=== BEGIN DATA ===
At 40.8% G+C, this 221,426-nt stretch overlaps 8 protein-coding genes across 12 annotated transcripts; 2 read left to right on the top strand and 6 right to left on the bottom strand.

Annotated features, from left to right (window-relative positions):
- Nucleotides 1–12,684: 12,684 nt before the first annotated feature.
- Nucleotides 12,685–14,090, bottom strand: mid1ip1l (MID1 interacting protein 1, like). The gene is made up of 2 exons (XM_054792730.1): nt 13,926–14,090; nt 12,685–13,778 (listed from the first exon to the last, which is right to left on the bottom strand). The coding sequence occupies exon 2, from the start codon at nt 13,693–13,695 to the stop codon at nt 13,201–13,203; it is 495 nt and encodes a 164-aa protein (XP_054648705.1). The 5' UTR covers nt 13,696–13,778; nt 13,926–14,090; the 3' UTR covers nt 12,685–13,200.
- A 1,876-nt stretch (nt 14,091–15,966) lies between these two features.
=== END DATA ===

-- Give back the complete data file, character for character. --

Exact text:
At 40.8% G+C, this 221,426-nt stretch overlaps 8 protein-coding genes across 12 annotated transcripts; 2 read left to right on the top strand and 6 right to left on the bottom strand.

Annotated features, from left to right (window-relative positions):
- Nucleotides 1–12,684: 12,684 nt before the first annotated feature.
- Nucleotides 12,685–14,090, bottom strand: mid1ip1l (MID1 interacting protein 1, like). The gene is made up of 2 exons (XM_054792730.1): nt 13,926–14,090; nt 12,685–13,778 (listed from the first exon to the last, which is right to left on the bottom strand). The coding sequence occupies exon 2, from the start codon at nt 13,693–13,695 to the stop codon at nt 13,201–13,203; it is 495 nt and encodes a 164-aa protein (XP_054648705.1). The 5' UTR covers nt 13,696–13,778; nt 13,926–14,090; the 3' UTR covers nt 12,685–13,200.
- A 1,876-nt stretch (nt 14,091–15,966) lies between these two features.